Tonight, I read Ray Bradbury’s Fahrenheit 451 for the first time. I don’t usually read dystopian fiction, it’s usually too depressing. But, I did actually enjoy this one. I read it all in one sitting, which I think deepened the story’s emotional weight for me.
It’s about a man named Montag, a fireman in the future (the future being a hundred years after 1953) who start fires instead of putting them out. He and his comrades burn books and arrest people who read. To the government of this dystopian society, reading people think too much to be safe. Most citizens live for entertainment and spend their free time running away from reality. But one night, Montag becomes curious about these people who read, so he steals a book from a fire. At first, he doesn’t understand it. A former English professor who helps Montag sets his mind right about the power of books thus:
“Books were only one type of receptacle where we stored a lot of things we were afraid we might forget. There is nothing magical in them, at all. The magic is only in what books say, how they stitched the patches of the universe together into one garment for us.”
He’s saying books help us makes sense of the world, but only if we’re willing to think about what they say. As Montag starts to think about what he read in his stolen copy of the Bible, he finds the key that sets him free from his entertaining prison. He leaves the city pursued as a criminal and joins a group of people like himself, who started reading and thinking again. They remember the texts of a few books and recite them to each other. These men and women formed the oddest-looking book covers I have ever imagined, and because of their books they were strong enough to face reality.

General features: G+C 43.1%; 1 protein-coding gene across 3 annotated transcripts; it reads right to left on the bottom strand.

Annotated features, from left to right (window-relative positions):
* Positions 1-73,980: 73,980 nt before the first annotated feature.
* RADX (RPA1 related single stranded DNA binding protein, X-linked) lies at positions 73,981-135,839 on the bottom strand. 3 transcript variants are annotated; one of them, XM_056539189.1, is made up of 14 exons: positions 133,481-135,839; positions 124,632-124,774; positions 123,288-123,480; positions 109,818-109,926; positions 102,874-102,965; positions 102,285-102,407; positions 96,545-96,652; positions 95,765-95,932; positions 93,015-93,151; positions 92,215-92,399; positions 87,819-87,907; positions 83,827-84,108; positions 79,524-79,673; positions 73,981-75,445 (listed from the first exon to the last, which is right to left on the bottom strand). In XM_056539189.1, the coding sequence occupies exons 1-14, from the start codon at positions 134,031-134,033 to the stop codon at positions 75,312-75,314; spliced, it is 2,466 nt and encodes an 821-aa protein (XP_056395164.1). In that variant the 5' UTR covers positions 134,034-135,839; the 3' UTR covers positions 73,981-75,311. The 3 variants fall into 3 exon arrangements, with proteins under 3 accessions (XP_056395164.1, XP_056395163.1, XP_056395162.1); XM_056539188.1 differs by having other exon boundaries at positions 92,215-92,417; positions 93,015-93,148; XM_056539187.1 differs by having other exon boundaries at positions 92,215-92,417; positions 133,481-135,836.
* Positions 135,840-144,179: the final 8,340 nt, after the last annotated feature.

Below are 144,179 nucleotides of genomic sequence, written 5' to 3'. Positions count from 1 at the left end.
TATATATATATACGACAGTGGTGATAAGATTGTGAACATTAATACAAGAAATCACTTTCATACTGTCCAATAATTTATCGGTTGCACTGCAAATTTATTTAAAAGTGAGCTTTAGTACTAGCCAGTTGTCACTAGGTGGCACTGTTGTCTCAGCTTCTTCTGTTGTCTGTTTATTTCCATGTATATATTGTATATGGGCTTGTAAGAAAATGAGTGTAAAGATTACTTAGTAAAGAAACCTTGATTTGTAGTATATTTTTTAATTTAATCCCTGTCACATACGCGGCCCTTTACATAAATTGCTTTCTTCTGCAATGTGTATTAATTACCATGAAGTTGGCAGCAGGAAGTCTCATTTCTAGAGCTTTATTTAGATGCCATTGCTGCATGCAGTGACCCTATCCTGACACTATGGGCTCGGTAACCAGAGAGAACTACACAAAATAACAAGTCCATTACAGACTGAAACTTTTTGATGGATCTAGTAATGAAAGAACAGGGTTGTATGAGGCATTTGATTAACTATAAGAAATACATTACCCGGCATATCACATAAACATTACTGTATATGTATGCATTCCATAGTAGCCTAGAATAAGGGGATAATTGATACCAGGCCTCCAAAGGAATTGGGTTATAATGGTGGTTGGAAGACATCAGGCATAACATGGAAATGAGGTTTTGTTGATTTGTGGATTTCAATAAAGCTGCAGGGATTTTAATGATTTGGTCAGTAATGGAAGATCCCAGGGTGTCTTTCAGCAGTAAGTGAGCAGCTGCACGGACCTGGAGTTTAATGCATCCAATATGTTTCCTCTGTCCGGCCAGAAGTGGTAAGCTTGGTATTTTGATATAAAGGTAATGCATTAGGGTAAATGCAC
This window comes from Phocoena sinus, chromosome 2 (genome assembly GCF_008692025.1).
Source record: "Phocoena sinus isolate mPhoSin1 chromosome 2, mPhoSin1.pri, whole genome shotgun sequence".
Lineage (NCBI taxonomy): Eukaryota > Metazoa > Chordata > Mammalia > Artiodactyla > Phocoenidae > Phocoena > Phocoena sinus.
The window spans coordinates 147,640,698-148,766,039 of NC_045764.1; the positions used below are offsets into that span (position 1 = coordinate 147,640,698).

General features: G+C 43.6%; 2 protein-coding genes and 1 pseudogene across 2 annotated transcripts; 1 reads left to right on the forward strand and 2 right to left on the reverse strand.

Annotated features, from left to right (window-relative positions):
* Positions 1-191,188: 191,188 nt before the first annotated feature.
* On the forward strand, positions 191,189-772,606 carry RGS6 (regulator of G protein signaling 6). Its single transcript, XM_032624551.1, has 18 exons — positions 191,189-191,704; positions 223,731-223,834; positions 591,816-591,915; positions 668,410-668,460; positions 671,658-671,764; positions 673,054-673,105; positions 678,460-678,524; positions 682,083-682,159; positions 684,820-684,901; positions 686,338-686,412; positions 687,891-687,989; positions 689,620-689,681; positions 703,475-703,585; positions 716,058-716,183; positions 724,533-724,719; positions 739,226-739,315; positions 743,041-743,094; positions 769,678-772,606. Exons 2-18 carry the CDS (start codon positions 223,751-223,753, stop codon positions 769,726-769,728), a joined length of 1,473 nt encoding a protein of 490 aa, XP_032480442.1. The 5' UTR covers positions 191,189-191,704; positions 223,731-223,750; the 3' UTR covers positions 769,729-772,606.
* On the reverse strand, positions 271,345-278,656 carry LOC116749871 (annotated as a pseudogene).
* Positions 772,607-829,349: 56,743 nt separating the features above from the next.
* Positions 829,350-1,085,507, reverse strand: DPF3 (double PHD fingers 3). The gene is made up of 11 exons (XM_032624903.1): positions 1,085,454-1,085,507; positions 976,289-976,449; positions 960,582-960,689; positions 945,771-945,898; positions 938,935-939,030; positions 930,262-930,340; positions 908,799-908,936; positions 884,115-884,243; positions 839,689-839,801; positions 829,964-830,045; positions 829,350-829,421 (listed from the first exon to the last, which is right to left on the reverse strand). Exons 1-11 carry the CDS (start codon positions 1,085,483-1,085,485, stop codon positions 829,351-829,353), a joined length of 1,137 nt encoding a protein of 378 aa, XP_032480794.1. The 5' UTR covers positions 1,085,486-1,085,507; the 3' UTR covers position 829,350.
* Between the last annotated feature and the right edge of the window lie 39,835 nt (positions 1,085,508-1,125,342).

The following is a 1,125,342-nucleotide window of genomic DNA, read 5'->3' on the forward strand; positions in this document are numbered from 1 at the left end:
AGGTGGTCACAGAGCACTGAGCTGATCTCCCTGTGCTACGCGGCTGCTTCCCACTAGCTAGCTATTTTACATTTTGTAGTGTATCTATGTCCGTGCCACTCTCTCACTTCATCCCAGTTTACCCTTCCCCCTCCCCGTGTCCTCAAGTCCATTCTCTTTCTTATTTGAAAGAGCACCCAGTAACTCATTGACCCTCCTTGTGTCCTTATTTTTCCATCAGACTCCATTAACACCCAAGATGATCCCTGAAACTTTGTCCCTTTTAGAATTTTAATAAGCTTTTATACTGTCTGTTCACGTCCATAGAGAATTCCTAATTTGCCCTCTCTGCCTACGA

Reading books isn’t like drinking a magic potion that suddenly makes the world make sense. Books only open mental doors that we must walk through by thinking about what we’ve read. When books become past tense, we stop reading and thinking and start chasing happiness. Like Mr. Bradbury’s characters, we will ignore calamitous realities and entertain ourselves into their graves.
Mr. Bradbury describes a world full of people who don’t read or think or love or live or give anymore. They run and run and run looking for happiness and ignoring pain. Mr. Bradbury reminds us that books help us face and make sense of pain. The Bible, the book Montag found, depicts real life, life through God’s eyes. In light of my knowledge of that Book, I say Mr. Bradbury is right that books are vital to the human experience whether we read or listen to others tell us the stories. Without them, we cease to think, we cease to love, indeed, we cease to be human.
So, thank you, Mr. Bradbury, for the reminder.